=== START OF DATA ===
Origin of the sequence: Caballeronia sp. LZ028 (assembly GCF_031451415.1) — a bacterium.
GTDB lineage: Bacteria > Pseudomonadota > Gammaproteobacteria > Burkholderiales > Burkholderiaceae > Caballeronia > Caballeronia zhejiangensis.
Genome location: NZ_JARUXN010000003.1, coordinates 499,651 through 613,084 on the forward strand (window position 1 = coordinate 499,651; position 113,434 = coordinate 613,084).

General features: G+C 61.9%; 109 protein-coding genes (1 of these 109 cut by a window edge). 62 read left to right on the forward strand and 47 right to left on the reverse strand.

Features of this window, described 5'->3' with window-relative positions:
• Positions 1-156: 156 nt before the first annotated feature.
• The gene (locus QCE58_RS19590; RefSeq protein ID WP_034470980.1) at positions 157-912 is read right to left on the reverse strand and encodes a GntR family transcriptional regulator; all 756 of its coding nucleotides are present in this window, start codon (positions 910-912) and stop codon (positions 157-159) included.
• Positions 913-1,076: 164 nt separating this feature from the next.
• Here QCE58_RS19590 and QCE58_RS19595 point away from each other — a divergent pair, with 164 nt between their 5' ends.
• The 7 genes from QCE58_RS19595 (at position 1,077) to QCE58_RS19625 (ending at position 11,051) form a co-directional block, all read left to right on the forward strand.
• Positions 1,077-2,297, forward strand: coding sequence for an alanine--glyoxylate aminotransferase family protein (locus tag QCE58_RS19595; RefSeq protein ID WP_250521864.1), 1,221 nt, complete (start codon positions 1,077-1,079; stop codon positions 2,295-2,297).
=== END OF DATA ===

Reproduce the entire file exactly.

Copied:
Origin of the sequence: Caballeronia sp. LZ028 (assembly GCF_031451415.1) — a bacterium.
GTDB lineage: Bacteria > Pseudomonadota > Gammaproteobacteria > Burkholderiales > Burkholderiaceae > Caballeronia > Caballeronia zhejiangensis.
Genome location: NZ_JARUXN010000003.1, coordinates 499,651 through 613,084 on the forward strand (window position 1 = coordinate 499,651; position 113,434 = coordinate 613,084).

General features: G+C 61.9%; 109 protein-coding genes (1 of these 109 cut by a window edge). 62 read left to right on the forward strand and 47 right to left on the reverse strand.

Features of this window, described 5'->3' with window-relative positions:
• Positions 1-156: 156 nt before the first annotated feature.
• The gene (locus QCE58_RS19590; RefSeq protein ID WP_034470980.1) at positions 157-912 is read right to left on the reverse strand and encodes a GntR family transcriptional regulator; all 756 of its coding nucleotides are present in this window, start codon (positions 910-912) and stop codon (positions 157-159) included.
• Positions 913-1,076: 164 nt separating this feature from the next.
• Here QCE58_RS19590 and QCE58_RS19595 point away from each other — a divergent pair, with 164 nt between their 5' ends.
• The 7 genes from QCE58_RS19595 (at position 1,077) to QCE58_RS19625 (ending at position 11,051) form a co-directional block, all read left to right on the forward strand.
• Positions 1,077-2,297, forward strand: coding sequence for an alanine--glyoxylate aminotransferase family protein (locus tag QCE58_RS19595; RefSeq protein ID WP_250521864.1), 1,221 nt, complete (start codon positions 1,077-1,079; stop codon positions 2,295-2,297).